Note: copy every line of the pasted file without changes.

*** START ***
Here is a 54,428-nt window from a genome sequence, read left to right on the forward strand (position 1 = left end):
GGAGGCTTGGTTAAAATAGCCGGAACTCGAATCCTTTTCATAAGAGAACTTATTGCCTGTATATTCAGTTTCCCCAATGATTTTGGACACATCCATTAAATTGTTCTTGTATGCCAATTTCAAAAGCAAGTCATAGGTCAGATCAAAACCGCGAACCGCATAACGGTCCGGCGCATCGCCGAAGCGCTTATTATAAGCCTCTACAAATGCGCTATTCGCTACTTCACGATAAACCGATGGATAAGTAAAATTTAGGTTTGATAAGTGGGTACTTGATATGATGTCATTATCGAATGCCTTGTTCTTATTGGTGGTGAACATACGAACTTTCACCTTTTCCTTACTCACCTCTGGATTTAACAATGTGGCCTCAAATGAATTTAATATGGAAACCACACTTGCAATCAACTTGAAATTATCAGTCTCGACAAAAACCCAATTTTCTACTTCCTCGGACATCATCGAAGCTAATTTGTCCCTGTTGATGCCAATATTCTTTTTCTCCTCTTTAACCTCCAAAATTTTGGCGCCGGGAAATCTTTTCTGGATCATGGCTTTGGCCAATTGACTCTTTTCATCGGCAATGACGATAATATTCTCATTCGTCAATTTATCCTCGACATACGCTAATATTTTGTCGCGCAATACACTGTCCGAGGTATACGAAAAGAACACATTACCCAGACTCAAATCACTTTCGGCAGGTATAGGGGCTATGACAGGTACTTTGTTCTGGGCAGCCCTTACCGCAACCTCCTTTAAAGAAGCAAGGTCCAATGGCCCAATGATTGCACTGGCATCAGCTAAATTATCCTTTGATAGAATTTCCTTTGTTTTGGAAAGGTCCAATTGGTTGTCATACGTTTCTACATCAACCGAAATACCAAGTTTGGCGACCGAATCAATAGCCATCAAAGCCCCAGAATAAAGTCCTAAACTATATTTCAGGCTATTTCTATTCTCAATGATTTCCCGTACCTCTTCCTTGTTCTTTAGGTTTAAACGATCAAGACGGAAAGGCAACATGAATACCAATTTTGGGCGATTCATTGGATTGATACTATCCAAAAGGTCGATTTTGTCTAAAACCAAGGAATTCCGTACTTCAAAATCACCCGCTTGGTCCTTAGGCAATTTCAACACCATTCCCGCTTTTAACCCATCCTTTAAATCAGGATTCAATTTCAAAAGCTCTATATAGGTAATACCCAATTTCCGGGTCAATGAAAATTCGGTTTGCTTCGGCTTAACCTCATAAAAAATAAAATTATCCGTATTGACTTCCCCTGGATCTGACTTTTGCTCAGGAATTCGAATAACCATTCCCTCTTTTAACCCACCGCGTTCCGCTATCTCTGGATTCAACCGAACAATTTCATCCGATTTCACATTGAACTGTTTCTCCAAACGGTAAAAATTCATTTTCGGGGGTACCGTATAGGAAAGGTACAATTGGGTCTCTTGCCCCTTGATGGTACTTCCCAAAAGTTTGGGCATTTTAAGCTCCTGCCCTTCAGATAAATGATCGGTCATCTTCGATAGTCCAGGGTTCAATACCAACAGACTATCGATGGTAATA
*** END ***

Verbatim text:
Here is a 54,428-nt window from a genome sequence, read left to right on the forward strand (position 1 = left end):
GGAGGCTTGGTTAAAATAGCCGGAACTCGAATCCTTTTCATAAGAGAACTTATTGCCTGTATATTCAGTTTCCCCAATGATTTTGGACACATCCATTAAATTGTTCTTGTATGCCAATTTCAAAAGCAAGTCATAGGTCAGATCAAAACCGCGAACCGCATAACGGTCCGGCGCATCGCCGAAGCGCTTATTATAAGCCTCTACAAATGCGCTATTCGCTACTTCACGATAAACCGATGGATAAGTAAAATTTAGGTTTGATAAGTGGGTACTTGATATGATGTCATTATCGAATGCCTTGTTCTTATTGGTGGTGAACATACGAACTTTCACCTTTTCCTTACTCACCTCTGGATTTAACAATGTGGCCTCAAATGAATTTAATATGGAAACCACACTTGCAATCAACTTGAAATTATCAGTCTCGACAAAAACCCAATTTTCTACTTCCTCGGACATCATCGAAGCTAATTTGTCCCTGTTGATGCCAATATTCTTTTTCTCCTCTTTAACCTCCAAAATTTTGGCGCCGGGAAATCTTTTCTGGATCATGGCTTTGGCCAATTGACTCTTTTCATCGGCAATGACGATAATATTCTCATTCGTCAATTTATCCTCGACATACGCTAATATTTTGTCGCGCAATACACTGTCCGAGGTATACGAAAAGAACACATTACCCAGACTCAAATCACTTTCGGCAGGTATAGGGGCTATGACAGGTACTTTGTTCTGGGCAGCCCTTACCGCAACCTCCTTTAAAGAAGCAAGGTCCAATGGCCCAATGATTGCACTGGCATCAGCTAAATTATCCTTTGATAGAATTTCCTTTGTTTTGGAAAGGTCCAATTGGTTGTCATACGTTTCTACATCAACCGAAATACCAAGTTTGGCGACCGAATCAATAGCCATCAAAGCCCCAGAATAAAGTCCTAAACTATATTTCAGGCTATTTCTATTCTCAATGATTTCCCGTACCTCTTCCTTGTTCTTTAGGTTTAAACGATCAAGACGGAAAGGCAACATGAATACCAATTTTGGGCGATTCATTGGATTGATACTATCCAAAAGGTCGATTTTGTCTAAAACCAAGGAATTCCGTACTTCAAAATCACCCGCTTGGTCCTTAGGCAATTTCAACACCATTCCCGCTTTTAACCCATCCTTTAAATCAGGATTCAATTTCAAAAGCTCTATATAGGTAATACCCAATTTCCGGGTCAATGAAAATTCGGTTTGCTTCGGCTTAACCTCATAAAAAATAAAATTATCCGTATTGACTTCCCCTGGATCTGACTTTTGCTCAGGAATTCGAATAACCATTCCCTCTTTTAACCCACCGCGTTCCGCTATCTCTGGATTCAACCGAACAATTTCATCCGATTTCACATTGAACTGTTTCTCCAAACGGTAAAAATTCATTTTCGGGGGTACCGTATAGGAAAGGTACAATTGGGTCTCTTGCCCCTTGATGGTACTTCCCAAAAGTTTGGGCATTTTAAGCTCCTGCCCTTCAGATAAATGATCGGTCATCTTCGATAGTCCAGGGTTCAATACCAACAGACTATCGATGGTAATA